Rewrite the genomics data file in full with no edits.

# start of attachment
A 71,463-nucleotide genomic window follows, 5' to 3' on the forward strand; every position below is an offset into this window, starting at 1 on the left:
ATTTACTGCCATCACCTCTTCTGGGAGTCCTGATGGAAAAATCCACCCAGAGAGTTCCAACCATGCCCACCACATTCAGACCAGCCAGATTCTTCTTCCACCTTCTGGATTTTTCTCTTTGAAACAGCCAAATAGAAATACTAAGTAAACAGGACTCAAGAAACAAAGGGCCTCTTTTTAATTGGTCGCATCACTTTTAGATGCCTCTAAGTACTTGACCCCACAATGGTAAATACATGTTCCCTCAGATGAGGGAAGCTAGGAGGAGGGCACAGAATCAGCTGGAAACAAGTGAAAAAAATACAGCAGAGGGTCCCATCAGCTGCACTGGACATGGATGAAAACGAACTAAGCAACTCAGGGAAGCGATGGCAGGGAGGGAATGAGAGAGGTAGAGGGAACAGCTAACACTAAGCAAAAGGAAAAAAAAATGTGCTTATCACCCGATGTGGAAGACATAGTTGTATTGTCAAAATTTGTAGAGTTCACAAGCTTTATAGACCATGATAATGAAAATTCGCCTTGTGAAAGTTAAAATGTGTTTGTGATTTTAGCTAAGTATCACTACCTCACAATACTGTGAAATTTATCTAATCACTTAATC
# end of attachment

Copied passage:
A 71,463-nucleotide genomic window follows, 5' to 3' on the forward strand; every position below is an offset into this window, starting at 1 on the left:
ATTTACTGCCATCACCTCTTCTGGGAGTCCTGATGGAAAAATCCACCCAGAGAGTTCCAACCATGCCCACCACATTCAGACCAGCCAGATTCTTCTTCCACCTTCTGGATTTTTCTCTTTGAAACAGCCAAATAGAAATACTAAGTAAACAGGACTCAAGAAACAAAGGGCCTCTTTTTAATTGGTCGCATCACTTTTAGATGCCTCTAAGTACTTGACCCCACAATGGTAAATACATGTTCCCTCAGATGAGGGAAGCTAGGAGGAGGGCACAGAATCAGCTGGAAACAAGTGAAAAAAATACAGCAGAGGGTCCCATCAGCTGCACTGGACATGGATGAAAACGAACTAAGCAACTCAGGGAAGCGATGGCAGGGAGGGAATGAGAGAGGTAGAGGGAACAGCTAACACTAAGCAAAAGGAAAAAAAAATGTGCTTATCACCCGATGTGGAAGACATAGTTGTATTGTCAAAATTTGTAGAGTTCACAAGCTTTATAGACCATGATAATGAAAATTCGCCTTGTGAAAGTTAAAATGTGTTTGTGATTTTAGCTAAGTATCACTACCTCACAATACTGTGAAATTTATCTAATCACTTAATC